urban mobility: more multimodality and less car use?

Urbanisation is a fundamental trend that no region of the world seems to be escaping. Synonymous with development, it also brings with it its share of problems, in terms of environmental health, quality of life, mobility… On this last point, could the private car be its own worst enemy?

  • electric vehicle
  • shared mobility
  • transport on demand

modes of transport at the heart of urban mobility

As its name suggests, urban mobility covers all forms of mobility in urban areas, both within the city itself and in the inner and outer suburbs. It therefore covers a wide range of situations, whether in the town centre, the outskirts or the peri-urban areas. The conurbation extends in concentric circles: the wider the perimeter, the lower the density of population and infrastructure.

New territorial structures are developing, giving rise to new mobility needs and therefore new means of transport. While the private car remains synonymous with mobility, it is not the only solution for meeting the economic, societal and cultural needs of an increasingly diverse population.

urbanisation, its opportunities and challenges

Since the 1980s, the number and size of cities around the world have grown. Increasingly populated, the largest cities concentrate economic, political and cultural assets. The movement of people, financial exchanges and information flows are facilitated within the conurbation, but also between each of them. Some metropolises, such as New York, London, Tokyo and Paris, have global influence. We are even seeing the emergence of true megacities, vast urbanised regions that link the major cities together.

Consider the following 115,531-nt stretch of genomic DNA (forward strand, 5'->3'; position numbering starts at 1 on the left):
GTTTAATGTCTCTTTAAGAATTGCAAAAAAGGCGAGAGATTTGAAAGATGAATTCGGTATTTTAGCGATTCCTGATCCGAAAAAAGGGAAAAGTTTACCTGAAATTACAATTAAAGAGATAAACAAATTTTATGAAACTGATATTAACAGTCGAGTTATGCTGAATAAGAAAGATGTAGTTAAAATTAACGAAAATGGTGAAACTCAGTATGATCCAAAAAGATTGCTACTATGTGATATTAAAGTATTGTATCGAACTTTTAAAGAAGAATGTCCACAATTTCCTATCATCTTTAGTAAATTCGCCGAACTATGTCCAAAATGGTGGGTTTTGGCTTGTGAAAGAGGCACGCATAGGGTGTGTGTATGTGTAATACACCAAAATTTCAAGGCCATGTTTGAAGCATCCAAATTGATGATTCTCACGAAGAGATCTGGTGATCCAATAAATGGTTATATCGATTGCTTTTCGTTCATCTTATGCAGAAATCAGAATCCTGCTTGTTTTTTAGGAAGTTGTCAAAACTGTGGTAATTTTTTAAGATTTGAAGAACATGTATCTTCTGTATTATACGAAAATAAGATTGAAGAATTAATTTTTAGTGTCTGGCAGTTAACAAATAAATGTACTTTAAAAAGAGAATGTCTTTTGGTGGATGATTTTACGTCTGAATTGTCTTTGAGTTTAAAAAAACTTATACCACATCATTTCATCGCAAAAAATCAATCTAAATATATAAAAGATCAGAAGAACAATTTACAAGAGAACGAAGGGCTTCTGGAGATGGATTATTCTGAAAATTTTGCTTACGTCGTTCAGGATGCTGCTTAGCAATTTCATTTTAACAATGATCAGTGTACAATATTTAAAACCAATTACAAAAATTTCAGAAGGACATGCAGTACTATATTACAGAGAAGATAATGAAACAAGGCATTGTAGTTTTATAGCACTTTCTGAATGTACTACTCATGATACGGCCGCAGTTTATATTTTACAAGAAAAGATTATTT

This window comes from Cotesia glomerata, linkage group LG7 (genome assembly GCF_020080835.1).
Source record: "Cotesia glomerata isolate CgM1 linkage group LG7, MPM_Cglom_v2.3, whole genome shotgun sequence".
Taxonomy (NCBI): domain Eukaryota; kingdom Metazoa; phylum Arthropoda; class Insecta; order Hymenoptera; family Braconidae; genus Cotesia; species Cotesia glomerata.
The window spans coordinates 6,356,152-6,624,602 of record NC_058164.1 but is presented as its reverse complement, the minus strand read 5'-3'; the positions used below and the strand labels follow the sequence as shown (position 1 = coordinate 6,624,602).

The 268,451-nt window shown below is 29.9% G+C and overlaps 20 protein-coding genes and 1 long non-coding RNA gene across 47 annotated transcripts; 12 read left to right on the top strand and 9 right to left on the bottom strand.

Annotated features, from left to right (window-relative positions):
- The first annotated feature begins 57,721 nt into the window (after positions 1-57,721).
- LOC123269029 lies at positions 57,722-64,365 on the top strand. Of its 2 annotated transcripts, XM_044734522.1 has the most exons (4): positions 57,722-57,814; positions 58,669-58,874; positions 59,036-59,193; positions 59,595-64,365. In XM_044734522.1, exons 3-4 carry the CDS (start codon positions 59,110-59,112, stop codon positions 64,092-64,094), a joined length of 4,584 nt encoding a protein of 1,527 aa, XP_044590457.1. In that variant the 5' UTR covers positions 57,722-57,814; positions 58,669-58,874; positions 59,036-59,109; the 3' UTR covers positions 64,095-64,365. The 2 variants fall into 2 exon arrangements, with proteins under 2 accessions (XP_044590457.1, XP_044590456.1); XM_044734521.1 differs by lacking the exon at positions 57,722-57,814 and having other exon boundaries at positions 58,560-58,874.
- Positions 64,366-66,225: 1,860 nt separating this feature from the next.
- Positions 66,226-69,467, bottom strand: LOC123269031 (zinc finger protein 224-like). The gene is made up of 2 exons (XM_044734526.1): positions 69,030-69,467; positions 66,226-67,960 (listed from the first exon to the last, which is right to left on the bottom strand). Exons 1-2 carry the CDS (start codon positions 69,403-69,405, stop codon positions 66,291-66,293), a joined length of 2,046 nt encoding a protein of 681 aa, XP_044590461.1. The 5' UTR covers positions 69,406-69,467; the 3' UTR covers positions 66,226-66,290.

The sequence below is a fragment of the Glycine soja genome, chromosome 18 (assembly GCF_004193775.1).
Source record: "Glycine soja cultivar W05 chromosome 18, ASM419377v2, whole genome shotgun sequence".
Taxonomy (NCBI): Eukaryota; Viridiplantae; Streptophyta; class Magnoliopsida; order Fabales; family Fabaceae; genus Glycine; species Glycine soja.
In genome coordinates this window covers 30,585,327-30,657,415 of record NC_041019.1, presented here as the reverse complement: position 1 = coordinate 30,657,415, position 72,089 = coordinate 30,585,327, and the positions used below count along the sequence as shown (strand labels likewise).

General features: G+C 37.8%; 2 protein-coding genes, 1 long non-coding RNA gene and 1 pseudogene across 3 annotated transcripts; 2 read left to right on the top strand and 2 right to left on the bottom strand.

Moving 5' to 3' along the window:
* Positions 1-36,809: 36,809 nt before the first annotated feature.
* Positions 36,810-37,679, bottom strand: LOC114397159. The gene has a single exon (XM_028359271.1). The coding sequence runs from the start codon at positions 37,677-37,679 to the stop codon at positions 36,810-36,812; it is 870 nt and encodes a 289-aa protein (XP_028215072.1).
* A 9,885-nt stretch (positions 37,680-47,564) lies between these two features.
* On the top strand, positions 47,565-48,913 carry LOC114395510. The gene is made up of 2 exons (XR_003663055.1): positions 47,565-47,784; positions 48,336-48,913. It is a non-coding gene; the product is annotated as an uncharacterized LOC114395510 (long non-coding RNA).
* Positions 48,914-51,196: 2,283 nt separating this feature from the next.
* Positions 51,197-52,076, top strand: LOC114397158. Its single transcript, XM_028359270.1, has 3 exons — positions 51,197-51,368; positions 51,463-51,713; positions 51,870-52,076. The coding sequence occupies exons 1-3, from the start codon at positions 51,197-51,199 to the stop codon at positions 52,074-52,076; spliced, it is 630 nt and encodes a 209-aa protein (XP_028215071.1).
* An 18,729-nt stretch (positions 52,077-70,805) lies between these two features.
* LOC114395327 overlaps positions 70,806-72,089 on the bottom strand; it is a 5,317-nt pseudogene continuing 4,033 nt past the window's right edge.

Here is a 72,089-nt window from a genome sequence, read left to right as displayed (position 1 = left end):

Today, 56% of the world’s population lives in cities, and cities generate more than 80% of the world’s Gross Domestic Product. This proportion is growing steadily. Studies predict that the number of city-dwellers will double by 2050. In that time, almost 7 out of every 10 people in the world will be living in an urban environment.

The power of cities to attract people is immense, but that doesn’t mean the problems associated with them should be forgotten: air pollution, recurring heatwaves, lack of security, etc. For local residents, the challenges of urbanisation also extend to the most basic quality of life, given the potentially numerous nuisances caused by population density. To deal with this, decision-makers and citizens are working to rethink the city in depth.

a single megacity for a variety of mobility needs

Within a large city, lifestyles differ greatly depending on whether you live in the centre or on the outskirts. To take the example of the Île-de-France megalopolis (Paris region, France), journeys involving Paris intra-muros – whether to the point of departure, the point of arrival or both – represent 30% of journeys in the region, but account for only 10% of car journeys in the region. The modal share of the car is therefore 3 times lower than in the rest of the megalopolis. This trend is confirmed by an analysis of car ownership. In Paris itself, 60% of households do not own a car; in the inner suburbs, 24% do not; and in the outer suburbs, only 9% do.

City centres benefit from a density of infrastructure that is particularly practical for everyday use. The distances between each point of interest are therefore relatively short. Add to this the fact that these areas are well served by public transport, and it’s easy to see why city dwellers have little need to use the car for journeys into the city centre. What’s more, with the proliferation of traffic restrictions, notably the Low Emission Zones, the private car – especially the internal combustion engine – is no longer welcome.